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- Sermon

III.

SERMON III.

Of the Faith or Ferswasion of a

Divine Revelation.

The third Sermon on this Text.

HEB. XI. 6.
But without Faith it is imposible to

please God.

I Have observ'd that a Religious I and Divine Faith comprehends under it three things..

First, a Perswafion of the Princi. ples of Natural Religion, which are known by the light of Nature.

Secondly,

Volume Secondly, A perswasion of things XII. Supernatural, and Reveal’d.

Thirdly, A Perswasion of Supernatural Revelation.

The two former of these I have consider'd, and now proceed to the

Third fort of Faith, which Ì call Divine, or Religious; viz. a Perswalion concernirig a Divine Revelation, that is such; which I distinguish from the former thus. The former is a Perswasión concerning the things which are revealed from God, that they are true: this is a Perswasion concerning the Revelation it self, that it is Divine and from God.

For the opening of this there are many things to be taken into consideration.

I. What we understand by a Divine Revelation.

II. The several kinds of it.

III. The

III. Whether a Perswalion con-Sermon cerning a Divine Revelation be pro. III. perly Faith.

IV. How we may come to be afsured of a Divine Revelation, or by what Arguments a Faith or Perswasion of a Divine Revelation is wrought in us.

V. The Degrees of this Perswalion or Assurance. .

VI. The Effects of it.

VII. In what sense it may be faid to be a Divine Faith; under which I shall speak something concerning the Testimony of the Spirit. sk

I. What we are to understand by a Divine Revelation. Answ. A Supernatural discovery, or manifestation of things to us. Í say supernatural, because it may either be immediately by God, or by the mediation of Ana gels; as most, if not all of the Revelations of the Old Testament were; a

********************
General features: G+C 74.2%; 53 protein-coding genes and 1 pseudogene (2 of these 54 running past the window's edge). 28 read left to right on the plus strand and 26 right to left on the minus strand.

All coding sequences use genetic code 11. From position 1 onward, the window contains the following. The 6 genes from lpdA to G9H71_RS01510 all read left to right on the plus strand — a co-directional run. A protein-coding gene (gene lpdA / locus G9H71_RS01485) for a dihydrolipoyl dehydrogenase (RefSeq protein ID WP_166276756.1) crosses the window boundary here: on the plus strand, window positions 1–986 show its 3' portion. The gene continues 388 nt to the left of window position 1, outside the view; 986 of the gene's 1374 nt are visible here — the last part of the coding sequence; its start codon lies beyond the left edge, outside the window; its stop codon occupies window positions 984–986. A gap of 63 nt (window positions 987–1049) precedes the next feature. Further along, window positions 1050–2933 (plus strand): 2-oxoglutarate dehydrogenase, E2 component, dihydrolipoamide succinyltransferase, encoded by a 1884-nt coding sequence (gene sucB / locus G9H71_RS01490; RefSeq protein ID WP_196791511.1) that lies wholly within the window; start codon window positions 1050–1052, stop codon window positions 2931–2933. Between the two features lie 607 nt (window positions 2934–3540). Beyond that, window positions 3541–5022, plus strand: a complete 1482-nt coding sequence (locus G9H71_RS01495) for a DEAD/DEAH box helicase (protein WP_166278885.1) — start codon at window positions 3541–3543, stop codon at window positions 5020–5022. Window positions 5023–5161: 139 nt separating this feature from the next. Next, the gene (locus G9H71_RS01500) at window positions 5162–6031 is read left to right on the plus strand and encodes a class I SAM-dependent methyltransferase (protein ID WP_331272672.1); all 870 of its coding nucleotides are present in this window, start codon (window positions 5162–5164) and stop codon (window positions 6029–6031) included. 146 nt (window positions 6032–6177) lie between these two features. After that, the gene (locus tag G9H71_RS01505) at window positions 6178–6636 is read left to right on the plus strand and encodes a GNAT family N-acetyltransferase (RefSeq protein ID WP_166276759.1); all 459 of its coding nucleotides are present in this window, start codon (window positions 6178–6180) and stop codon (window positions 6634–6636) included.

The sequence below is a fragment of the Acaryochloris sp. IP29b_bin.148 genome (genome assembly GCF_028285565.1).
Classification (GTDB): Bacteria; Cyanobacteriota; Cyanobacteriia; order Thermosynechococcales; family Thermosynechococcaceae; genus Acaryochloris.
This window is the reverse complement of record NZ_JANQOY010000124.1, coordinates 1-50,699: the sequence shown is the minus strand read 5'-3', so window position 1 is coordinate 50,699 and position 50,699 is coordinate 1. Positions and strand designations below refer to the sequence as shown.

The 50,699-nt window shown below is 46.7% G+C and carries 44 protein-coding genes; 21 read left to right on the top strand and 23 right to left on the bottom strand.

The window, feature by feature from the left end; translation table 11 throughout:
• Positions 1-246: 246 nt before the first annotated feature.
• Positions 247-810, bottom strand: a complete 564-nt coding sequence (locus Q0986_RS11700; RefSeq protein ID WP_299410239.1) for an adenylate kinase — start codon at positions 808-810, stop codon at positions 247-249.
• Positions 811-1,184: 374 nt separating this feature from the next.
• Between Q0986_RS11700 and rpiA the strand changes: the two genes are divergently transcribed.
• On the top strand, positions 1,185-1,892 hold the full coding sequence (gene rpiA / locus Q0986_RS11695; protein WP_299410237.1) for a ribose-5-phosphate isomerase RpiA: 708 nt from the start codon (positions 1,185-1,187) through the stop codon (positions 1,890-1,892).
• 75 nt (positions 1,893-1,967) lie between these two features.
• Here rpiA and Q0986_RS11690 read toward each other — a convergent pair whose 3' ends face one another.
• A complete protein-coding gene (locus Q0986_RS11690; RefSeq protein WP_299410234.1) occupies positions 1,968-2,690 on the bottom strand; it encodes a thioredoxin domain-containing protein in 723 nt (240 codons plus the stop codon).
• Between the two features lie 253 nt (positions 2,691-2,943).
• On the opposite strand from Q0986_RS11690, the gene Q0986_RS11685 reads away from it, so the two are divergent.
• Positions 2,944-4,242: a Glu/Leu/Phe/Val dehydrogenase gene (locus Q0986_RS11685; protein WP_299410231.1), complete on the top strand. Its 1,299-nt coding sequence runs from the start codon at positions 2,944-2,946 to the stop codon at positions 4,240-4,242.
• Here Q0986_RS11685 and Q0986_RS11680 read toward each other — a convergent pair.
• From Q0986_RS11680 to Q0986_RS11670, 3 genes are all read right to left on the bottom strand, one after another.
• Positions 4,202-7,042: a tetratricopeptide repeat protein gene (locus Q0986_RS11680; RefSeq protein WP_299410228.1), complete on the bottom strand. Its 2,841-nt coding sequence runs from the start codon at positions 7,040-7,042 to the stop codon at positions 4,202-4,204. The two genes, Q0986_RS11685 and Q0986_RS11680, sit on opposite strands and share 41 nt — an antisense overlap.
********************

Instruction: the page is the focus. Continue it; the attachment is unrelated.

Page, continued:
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f upernatural Discovery, or ManifestaVolume tion, either immediately to our minds, Xil.

and inward faculties; (for I do not só well understand the distinction between Understanding and Imagination, as to be careful to take notice of it;) or else mediately to our understandings, by the mediation of our outward Senses, as by an external appearance to our bodily eyes, or by a voice and found to the sense

of hearing. But of this I have dif• Sec Vol. cours'd in a former Sermon, * and S. Scrm. II.

therefore shall add no more here.

II. For the several kinds of Di

vine Revelation; of this also I have See Vol. formerly * discours’d at large.

III. Whether a Perswasion of a Divine Revelation may properly be call'd Faith? To this I answer, That according to the streight and narrow notion of Faith, which the Schools have fix'd, which is an affent to any thing grounded upon the Testimony, and Authority of God revealing it, a Perswasion of a Divine Revelation cannot properly be call’d Faith ; because it is irrational

5. Serm. 18.

to expect that a man should have another Divine Revelation to assure Sermon him, that this is a Divine Revelati

i III. on:' for then for the same reason, I must expect another Divine Revelation to assure me of that, and so without end. But I have sufficiently shewn, that this is not the true notion of Faith in general, but only of a particular kind of Faith; viz. that which is wrought by the Argument, which we call Testimony, or Authority. But according to the true and general notion of Faith which is a persivasion of the mind concerning any thing, a perswasion of the mind concerning a Divine Revelation, may as properly be call’d Faith, as any thing else, if men will but grant, that a man may be fo satisfied, concerning a Divine Revelation, as verily to believe and be perswaded that it is fo.

IV. How we may come to be perswaded of a Divine Revelation, that it is such'; or by what Arguments this Perfwasion is wrought in us ? For answer to this, it will be requisite distinctly to consider, F 2

Firsta

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